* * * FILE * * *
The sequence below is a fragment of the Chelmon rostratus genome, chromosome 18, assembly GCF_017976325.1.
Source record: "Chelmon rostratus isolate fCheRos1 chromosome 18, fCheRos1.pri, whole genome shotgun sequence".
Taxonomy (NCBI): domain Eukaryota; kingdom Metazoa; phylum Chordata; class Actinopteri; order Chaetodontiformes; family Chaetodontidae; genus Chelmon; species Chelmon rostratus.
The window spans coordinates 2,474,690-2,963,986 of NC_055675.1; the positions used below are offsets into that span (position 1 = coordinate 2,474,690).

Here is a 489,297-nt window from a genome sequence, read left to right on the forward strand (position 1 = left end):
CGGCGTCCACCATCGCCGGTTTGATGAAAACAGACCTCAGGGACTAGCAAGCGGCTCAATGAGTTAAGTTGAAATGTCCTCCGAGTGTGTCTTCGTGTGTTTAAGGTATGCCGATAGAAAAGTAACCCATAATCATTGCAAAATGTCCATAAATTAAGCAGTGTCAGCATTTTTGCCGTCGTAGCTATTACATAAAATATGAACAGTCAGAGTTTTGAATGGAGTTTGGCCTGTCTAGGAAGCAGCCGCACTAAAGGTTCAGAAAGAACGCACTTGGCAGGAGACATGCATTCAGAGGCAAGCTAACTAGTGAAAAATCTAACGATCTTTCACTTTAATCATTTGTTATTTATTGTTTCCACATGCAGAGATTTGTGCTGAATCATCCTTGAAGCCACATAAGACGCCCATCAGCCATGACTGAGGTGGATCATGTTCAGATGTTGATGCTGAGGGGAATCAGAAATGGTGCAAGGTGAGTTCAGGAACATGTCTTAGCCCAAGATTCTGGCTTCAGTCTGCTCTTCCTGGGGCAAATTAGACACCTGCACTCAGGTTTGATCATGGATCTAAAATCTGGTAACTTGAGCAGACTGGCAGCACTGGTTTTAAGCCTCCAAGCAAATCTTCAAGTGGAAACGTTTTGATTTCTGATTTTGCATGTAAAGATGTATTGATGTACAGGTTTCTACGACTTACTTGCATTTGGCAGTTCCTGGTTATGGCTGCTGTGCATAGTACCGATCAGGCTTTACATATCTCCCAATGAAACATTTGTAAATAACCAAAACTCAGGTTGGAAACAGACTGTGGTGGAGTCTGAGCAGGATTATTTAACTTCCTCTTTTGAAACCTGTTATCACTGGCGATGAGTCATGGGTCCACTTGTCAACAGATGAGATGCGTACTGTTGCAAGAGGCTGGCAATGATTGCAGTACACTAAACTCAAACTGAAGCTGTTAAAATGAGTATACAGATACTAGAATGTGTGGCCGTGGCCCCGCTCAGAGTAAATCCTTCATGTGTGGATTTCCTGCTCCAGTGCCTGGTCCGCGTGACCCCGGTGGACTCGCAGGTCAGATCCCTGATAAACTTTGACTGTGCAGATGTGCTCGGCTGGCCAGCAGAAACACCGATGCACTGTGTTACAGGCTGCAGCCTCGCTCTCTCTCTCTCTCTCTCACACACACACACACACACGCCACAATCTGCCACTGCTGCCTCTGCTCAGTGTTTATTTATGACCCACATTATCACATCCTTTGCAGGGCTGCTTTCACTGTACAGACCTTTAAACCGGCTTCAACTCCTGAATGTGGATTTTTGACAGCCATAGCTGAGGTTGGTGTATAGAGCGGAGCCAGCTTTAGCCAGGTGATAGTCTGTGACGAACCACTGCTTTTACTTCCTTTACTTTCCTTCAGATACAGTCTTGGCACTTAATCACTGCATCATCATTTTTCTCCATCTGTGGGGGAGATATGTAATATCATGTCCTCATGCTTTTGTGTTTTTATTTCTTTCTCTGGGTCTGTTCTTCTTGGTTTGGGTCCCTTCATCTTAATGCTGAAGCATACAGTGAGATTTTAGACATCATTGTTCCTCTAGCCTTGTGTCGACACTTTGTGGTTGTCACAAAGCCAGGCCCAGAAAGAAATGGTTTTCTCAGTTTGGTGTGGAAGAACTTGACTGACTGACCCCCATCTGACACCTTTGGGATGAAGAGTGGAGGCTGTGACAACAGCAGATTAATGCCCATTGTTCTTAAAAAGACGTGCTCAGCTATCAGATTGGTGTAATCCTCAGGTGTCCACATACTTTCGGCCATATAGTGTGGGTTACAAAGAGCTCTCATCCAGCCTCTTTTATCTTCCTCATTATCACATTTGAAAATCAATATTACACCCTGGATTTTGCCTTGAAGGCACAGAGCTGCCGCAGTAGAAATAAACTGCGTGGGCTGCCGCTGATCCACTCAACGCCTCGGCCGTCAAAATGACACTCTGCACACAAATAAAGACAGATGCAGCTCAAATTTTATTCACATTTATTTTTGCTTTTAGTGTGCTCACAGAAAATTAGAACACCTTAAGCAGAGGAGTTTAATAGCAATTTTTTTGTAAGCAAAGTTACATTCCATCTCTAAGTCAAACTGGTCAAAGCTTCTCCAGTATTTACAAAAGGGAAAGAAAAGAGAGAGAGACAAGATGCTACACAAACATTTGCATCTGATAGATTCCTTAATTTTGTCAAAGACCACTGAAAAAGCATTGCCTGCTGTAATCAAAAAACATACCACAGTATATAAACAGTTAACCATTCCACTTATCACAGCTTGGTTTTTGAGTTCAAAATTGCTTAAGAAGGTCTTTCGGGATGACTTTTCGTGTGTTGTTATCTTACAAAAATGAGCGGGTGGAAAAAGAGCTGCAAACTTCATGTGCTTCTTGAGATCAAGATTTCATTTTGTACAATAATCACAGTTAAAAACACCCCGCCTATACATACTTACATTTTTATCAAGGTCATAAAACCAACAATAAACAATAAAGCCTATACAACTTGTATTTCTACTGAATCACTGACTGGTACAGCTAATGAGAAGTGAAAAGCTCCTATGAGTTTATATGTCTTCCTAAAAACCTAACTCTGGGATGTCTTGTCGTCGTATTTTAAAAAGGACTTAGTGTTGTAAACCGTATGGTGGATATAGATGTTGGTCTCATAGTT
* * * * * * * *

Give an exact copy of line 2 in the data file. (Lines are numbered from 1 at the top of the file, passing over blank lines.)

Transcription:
Source record: "Chelmon rostratus isolate fCheRos1 chromosome 18, fCheRos1.pri, whole genome shotgun sequence".